Anything electronic that can be connected to the internet can pretty much be assumed a patch will be available at some point. But its important to distinguish from a patch to complete a game a supposed to a patch to improve a game. The Wii-U motion plus could be seen as a “patch” trying to fix the poor 1:1 ratio to Wii had, totally necessary and despite pissing some gamers off it was needed. Releasing SimCity with strict internet regulations meant it was a total piece of garbage that shouldn’t even have been released.
As for GTA, I don’t think Rock* ever said online would be available Day 1, and the single player campaign was without a doubt the best the series has ever offered. After the success of GTA 4 online modes, they knew A) people were dying for it, but, B) they probably wanted people to at least play the single player campaign they had painstakingly created so…. Removing online for just a week forced them into it (and that’s what the fans should have been wanting, as GTA has always been a story driven game, not an online shooter looking for the yearly refresh). GTA online is not like Call of Duty where you enter a lobby and away you go, there is an entire new storyline and everything to explore. GTA online is difficult to compare to another game but it’s essentially a MMO GTA style.
Rock* has poured so much into the online component for this version you can tell this is where the series is heading. They are constantly improving and expanding the mode, the planned updates seem huge, basically Rock* could work forever on the online and it still wouldn’t be “complete” in their minds. its almost like they got to a point where they said “we’ve been tweaking for 5 fucking years, for now, lets just get this out” and I totally get it because the online mode is MASSIVE, MASSIVE, MASSIVE and like I said, just keeps getting bigger!
Every year I buy the NBA 2K franchise (since it’s the only basketball game available) and every year they release a slightly worse version of the game with more glitches and bugs than previous year, and I simply wait for the next patch to hopefully alleviate the problem but still, shouldn’t happen.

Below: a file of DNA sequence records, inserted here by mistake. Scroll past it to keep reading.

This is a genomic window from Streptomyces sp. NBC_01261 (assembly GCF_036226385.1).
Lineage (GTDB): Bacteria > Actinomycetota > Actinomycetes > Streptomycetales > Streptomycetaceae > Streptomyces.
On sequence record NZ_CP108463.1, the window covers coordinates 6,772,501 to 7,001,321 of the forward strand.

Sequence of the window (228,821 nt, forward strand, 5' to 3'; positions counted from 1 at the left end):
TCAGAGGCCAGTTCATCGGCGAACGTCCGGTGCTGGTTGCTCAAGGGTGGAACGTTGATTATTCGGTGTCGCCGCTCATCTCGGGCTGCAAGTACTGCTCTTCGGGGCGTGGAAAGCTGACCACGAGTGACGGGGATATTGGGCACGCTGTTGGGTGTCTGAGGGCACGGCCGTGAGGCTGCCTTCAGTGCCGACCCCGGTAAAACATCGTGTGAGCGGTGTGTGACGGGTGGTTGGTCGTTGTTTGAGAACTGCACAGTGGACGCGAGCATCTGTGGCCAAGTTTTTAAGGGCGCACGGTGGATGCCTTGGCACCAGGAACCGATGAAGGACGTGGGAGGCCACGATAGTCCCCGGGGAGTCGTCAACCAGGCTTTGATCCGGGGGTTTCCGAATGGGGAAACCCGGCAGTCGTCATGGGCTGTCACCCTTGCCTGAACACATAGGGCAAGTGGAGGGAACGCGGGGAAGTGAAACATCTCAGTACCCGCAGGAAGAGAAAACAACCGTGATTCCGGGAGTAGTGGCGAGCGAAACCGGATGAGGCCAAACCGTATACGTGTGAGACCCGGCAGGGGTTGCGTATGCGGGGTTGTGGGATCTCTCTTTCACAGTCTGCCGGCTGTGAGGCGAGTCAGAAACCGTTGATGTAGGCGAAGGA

Why is it when I buy a digital game I pretty much always have an update to download afterwards? Can’t they just update the version they are selling?
and now, moments in GTA:
Tuesday, 9:39 am – Gavin
I’M BACK. OUR LONG NATIONAL NIGHTMARE IS OVER. Apologies for my absence – I’ve been wrapped up in a million things with some home renovations.
As leading Gamentary Nintendo fanboy, I can safely say that you all have absolutely no idea how hard it’s been for me not to devour absolutely everything produced about Super Mario 3D World, my next game purchase. When it was first introduced at E3, it was met with mixed reactions – the world was avidly looking forward to something that would follow in Super Mario Galaxy 2’s footsteps with respect to setpieces and worlds. 3D World was announced, and people didn’t know what to make of it. Surely, it doesn’t look as dramatic as Galaxy 2, but that’s a tough act to follow, and as a developer, do you really want to follow the tone of the previous big budget game? Or would you rather take the franchise in a slightly different direction for the purposes of differentiation?
3D World follows the same model as 3D Land – the world isn’t as dramatic as Galaxy, but the gameplay does look fundamentally similar. Considering how much I adored the Galaxy gameplay, avidly avoiding anything to do with this game has been next to impossible. New screenshots, music samples, and a whole new trailer have been released since the last trailer release at the beginning of the month.